The Nashville Predators’ new ownership announced big changes to the team’s leadership.
Ed Lang was named president of business operations and David Poile was named president of hockey operations, retaining the title of general manager.
Big as it turns out also means familiar. That ultimately could help sell tickets and ingratiate the team management more with the local business community.
David Freeman, the point man for the owners, had already made it known that Poile would be kept. Lang, who along with Poile has been with the team since the beginning, had a bit of question mark on his future here.
Lang, the team’s chief financial officer, wanted to stay and turned down an opportunity to go back to Wisconsin with former Predators owner Craig Leipold. Lang likes Nashville.
He broke away after 21 years with Leipold or companies owned by Leiplod’s in-laws, S.C. Johnson and Son.
Freeman and the new owners decided they didn’t need to look beyond the team for leadership.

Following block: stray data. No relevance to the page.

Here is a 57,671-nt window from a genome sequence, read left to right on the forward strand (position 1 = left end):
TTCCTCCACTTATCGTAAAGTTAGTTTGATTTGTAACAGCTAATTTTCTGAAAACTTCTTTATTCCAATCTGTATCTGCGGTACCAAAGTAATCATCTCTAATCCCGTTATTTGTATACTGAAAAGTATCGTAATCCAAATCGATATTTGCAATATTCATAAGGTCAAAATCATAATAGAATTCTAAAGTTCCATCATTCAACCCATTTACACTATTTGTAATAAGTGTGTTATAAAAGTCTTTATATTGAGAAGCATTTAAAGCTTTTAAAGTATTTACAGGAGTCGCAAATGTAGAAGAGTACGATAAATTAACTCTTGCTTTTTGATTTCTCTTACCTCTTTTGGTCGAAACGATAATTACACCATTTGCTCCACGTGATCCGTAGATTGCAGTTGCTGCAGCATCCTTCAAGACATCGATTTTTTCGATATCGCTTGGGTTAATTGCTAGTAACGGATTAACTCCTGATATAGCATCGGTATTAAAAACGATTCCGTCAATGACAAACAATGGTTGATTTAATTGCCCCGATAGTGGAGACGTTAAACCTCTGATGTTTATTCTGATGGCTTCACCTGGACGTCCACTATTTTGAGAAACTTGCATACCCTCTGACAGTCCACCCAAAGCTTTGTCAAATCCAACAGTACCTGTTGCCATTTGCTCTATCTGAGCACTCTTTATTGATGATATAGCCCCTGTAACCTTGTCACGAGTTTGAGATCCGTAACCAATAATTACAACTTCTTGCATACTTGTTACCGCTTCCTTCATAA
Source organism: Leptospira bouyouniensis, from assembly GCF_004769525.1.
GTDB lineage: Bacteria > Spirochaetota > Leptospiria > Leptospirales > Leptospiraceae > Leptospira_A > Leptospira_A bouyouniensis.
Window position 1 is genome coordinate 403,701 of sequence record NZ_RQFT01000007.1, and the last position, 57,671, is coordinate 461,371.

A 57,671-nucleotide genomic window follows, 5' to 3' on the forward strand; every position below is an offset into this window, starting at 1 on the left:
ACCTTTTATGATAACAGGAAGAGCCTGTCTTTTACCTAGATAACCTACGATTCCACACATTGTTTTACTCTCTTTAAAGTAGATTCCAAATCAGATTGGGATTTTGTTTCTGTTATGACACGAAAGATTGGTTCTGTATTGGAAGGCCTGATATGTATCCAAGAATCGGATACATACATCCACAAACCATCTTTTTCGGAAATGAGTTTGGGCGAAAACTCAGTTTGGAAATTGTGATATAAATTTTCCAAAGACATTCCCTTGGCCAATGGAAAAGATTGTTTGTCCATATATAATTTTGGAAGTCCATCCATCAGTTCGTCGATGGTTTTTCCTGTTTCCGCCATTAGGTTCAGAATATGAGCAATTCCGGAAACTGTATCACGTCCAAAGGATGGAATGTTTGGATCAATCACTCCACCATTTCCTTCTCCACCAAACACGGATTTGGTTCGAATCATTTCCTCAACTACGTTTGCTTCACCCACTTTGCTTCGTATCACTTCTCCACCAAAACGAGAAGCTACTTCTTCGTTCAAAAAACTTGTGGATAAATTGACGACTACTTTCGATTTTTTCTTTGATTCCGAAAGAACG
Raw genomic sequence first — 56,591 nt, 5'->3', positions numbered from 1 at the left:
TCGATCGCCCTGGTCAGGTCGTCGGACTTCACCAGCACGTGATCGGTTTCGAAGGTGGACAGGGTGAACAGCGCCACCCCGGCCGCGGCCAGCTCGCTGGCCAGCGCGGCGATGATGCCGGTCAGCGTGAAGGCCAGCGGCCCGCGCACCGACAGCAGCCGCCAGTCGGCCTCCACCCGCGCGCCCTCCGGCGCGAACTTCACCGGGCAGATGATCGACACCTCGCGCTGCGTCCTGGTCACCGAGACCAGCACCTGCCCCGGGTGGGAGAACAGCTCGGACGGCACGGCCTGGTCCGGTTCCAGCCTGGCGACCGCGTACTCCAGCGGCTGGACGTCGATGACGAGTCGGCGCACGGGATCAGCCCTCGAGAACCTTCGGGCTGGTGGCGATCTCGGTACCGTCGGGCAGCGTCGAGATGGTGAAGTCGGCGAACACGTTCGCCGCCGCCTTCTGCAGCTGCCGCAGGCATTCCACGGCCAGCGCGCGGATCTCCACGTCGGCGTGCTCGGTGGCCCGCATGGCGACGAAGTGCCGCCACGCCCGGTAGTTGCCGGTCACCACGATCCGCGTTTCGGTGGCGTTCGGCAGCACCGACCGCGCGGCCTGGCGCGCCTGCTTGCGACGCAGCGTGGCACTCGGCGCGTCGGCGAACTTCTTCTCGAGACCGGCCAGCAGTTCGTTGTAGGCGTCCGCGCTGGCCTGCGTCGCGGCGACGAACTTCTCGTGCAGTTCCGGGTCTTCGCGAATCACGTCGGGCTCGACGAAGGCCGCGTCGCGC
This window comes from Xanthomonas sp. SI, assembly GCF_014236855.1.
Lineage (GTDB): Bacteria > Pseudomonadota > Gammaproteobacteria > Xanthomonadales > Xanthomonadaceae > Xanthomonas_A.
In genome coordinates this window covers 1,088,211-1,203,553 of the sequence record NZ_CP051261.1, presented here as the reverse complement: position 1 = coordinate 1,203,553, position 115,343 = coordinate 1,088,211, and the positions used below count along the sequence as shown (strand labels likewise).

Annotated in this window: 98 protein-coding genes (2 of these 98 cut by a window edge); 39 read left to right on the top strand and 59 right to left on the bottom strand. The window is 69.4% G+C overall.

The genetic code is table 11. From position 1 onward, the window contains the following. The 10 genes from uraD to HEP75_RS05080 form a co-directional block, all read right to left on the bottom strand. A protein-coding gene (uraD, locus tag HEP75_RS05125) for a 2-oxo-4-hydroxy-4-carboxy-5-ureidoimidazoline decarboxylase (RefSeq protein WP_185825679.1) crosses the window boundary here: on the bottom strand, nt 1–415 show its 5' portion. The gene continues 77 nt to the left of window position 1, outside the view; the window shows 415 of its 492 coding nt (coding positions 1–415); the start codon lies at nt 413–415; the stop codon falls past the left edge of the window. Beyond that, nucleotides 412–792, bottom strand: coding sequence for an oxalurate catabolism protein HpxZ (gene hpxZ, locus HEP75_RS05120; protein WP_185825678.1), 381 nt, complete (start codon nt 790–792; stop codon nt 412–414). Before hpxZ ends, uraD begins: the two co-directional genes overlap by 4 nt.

“Ed has as much experience of anyone we could have found around the NHL,” Freeman said.
There is a belief in the business community here that Leipold should have bumped Lang up and organized the team this way when Jack Diller left as president a couple of years ago. Poile and Lang reported to Diller.
Steve Violetta had been brought in as an executive vice president to run marketing and advertising, effectively creating a three-headed beast to run the team. Violetta just went to work with the Detroit Red Wings.
Lang is pretty well known in the business community. He serves as a board member on the Adventure Science Center. There, he has rubbed elbows with many of the business leaders who also are involved with the Nashville chamber and the effort to save the Predators.
So in a certain respect, he’s been accepted into the business circles. Now, he has the opportunity to step out of the shadows and into the spotlight more.
The first area where he could make a mark is hiring a marketing and advertising person, an area that has draw criticism in many circles.
“Ed’s the kind of guy who delegates effectively,” one business leader said.
That means, expect a strong marketing person.
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